The room was bare. The walls were white and the floor was brown; there was an empty, stripped bed. By the open window was a dresser, but nothing was in it. It looked as though someone had left in a hurry, forgetting their life behind them. Sunlight came into the room, breaking up hanging silence. On the dresser was a silk scarf.
Emme had been folding clothes for three days. She laid them out on the bed, hung them on the dresser, folded them again. She put some in the suitcase, then took them out, feeling the fabric under her fingers, breathing in the scent of their perfume. She need only bring a few dresses; could only bring a few dresses, and she couldn’t choose. They were all so special and dear to her heart. They brought back memories she wanted to keep forever, memories that surely couldn’t exist in America. She stood over the bed, where the clothes laid sprawled out and wrinkled. She folded them again and set them back in the dresser.
She wondered why she was worried about the dresses. They were pretty, beautiful, even, but there would always be other dresses when she started her new life. The dresses could be made again. She stared at the nearly empty suitcase. So far, the only two things set permanently in place were a little journal for the long weeks at sea and the bedclothes. The ship left in less than an hour and she was in no position to leave. She could hear her mother getting ready downstairs, realized she was running out of time.
Thick socks, shawls, sun hats- she poured a pile unevenly into the big mouth of the suitcase. She knew the one thing she mustn’t forget, the one thing she could never leave without. The silk scarf was wrapped around the bed post. Her grandmother had given it to her before she died, back when the money and smiles were home every day for everyone. The most important memory of all. She wanted to remember the life that was torn away from her too quickly. And everyone told her that she was lucky, blessed to have such an opportunity; her friends at school told her they wished that they were her. But Emme didn’t want to leave. She still had so much left in France, all her friends, her family. She was leaving her life behind. Maybe her life would be better in America, but she couldn’t imagine how it could be better than the life she led where she was.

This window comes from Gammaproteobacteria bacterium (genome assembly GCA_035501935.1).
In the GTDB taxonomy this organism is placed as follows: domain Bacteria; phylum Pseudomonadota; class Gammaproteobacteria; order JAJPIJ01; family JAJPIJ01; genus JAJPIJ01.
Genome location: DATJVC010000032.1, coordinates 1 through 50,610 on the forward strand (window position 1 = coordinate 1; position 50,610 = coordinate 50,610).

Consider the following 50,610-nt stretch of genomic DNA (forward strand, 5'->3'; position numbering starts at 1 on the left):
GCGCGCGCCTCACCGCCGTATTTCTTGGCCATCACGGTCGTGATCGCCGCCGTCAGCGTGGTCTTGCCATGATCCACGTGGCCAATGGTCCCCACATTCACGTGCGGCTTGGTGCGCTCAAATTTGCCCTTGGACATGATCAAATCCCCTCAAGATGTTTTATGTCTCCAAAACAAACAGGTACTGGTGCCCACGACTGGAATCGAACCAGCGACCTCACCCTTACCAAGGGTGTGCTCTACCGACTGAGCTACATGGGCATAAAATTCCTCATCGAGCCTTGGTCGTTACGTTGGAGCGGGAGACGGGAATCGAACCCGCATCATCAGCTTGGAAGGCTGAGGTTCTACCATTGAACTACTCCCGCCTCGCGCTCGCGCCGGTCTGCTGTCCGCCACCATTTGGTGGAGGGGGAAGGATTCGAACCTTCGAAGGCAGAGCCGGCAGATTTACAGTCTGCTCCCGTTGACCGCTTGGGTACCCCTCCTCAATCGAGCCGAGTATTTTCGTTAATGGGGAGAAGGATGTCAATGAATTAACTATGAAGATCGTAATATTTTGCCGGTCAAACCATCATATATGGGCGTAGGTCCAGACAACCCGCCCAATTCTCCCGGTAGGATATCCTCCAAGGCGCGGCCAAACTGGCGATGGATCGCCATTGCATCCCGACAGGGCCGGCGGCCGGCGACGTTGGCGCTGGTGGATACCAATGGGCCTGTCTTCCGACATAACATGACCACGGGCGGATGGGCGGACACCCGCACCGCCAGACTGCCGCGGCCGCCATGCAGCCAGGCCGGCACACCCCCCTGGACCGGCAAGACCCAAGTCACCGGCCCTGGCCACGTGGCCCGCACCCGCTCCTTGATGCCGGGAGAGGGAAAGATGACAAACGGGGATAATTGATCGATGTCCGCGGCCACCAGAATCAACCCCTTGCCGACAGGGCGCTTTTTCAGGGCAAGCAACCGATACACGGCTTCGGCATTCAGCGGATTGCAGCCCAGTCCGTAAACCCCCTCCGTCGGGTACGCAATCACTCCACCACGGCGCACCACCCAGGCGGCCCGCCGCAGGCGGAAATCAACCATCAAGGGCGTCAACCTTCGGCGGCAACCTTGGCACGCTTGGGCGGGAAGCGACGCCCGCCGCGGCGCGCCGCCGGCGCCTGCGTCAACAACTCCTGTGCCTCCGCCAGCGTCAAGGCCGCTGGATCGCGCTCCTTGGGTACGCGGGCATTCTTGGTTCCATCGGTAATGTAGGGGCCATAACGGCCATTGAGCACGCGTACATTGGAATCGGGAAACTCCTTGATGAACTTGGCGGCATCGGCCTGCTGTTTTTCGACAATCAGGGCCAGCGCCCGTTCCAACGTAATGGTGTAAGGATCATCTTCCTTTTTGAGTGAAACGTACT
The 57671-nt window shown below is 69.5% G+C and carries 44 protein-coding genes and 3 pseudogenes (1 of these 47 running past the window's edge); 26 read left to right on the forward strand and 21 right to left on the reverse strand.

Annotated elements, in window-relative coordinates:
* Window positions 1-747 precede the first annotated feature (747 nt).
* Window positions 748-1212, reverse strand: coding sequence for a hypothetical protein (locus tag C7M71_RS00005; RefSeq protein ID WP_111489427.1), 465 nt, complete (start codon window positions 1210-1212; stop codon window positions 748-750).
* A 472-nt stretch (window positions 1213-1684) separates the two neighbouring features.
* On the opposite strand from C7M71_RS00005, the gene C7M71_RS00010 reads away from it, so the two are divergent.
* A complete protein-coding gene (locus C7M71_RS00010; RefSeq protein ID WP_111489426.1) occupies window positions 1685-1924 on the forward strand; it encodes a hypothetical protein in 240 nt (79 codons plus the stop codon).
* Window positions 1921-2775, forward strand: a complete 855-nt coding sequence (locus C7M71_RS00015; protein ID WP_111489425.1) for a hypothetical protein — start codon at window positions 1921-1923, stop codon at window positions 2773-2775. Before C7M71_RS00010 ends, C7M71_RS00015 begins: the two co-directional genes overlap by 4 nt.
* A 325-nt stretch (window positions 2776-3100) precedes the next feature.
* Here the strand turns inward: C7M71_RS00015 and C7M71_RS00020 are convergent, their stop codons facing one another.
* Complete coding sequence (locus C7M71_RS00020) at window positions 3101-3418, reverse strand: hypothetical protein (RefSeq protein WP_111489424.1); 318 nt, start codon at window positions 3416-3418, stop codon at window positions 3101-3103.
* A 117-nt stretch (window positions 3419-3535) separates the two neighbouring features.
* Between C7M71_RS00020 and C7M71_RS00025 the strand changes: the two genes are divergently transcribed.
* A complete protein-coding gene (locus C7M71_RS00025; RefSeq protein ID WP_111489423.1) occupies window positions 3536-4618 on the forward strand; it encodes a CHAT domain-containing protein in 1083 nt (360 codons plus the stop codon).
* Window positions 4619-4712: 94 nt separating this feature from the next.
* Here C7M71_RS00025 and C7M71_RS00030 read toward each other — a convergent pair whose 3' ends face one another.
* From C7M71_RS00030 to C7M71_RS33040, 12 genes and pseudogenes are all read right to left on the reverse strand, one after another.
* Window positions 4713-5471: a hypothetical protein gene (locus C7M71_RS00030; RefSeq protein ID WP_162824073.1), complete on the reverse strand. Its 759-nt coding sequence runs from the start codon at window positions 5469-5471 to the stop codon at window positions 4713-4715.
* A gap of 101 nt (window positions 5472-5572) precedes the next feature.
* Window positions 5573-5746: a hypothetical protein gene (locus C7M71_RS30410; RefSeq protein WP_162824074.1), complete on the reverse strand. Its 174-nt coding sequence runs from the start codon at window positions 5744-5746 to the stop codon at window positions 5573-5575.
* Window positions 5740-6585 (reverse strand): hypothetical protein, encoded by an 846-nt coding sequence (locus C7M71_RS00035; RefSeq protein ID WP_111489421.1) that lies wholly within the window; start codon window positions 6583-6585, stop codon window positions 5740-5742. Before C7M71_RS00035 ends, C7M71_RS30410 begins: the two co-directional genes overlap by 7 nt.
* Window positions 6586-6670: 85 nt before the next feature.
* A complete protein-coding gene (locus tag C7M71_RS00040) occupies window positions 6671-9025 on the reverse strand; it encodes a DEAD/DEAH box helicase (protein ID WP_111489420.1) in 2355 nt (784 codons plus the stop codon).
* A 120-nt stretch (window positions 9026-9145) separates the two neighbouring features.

She jumped when she heard her mother calling her, and she hurriedly shoved three of the many dresses she had spent so much time worrying about into the suitcase. She tossed in a hairbrush, a postcard, anything irrelevant that had been lying around the room. She could feel tears coming on, pooling in the corners of her eyes. She tossed a family picture album and the rest of the dresses out the window. She couldn’t bear to look at them any longer. She fastened the latches on the old suitcase, fumbled with the ties, trying to close it.
And at last she came to the scarf. Even after many years, it was still bright green and blue. She wore it every day. She hesitated. Wouldn’t it be better to forget, not have to carry the pain over to her new life? She could start anew. It was too late to stop the tears as she clutched the scarf to herself. Her mother called one last time. She picked up the suitcase and headed towards the door. The decision was made. She looked at her life one last time. She turned around and walked out the door.
The room was bare. The walls were white and the floor was brown; there was an empty, stripped bed. By the open window was a dresser, but nothing was in it. It looked as though someone had left in a hurry, gathered the necessities but forgetting their life behind them. Sunlight came into the room, breaking up the hanging silence. On the dresser was a silk scarf.
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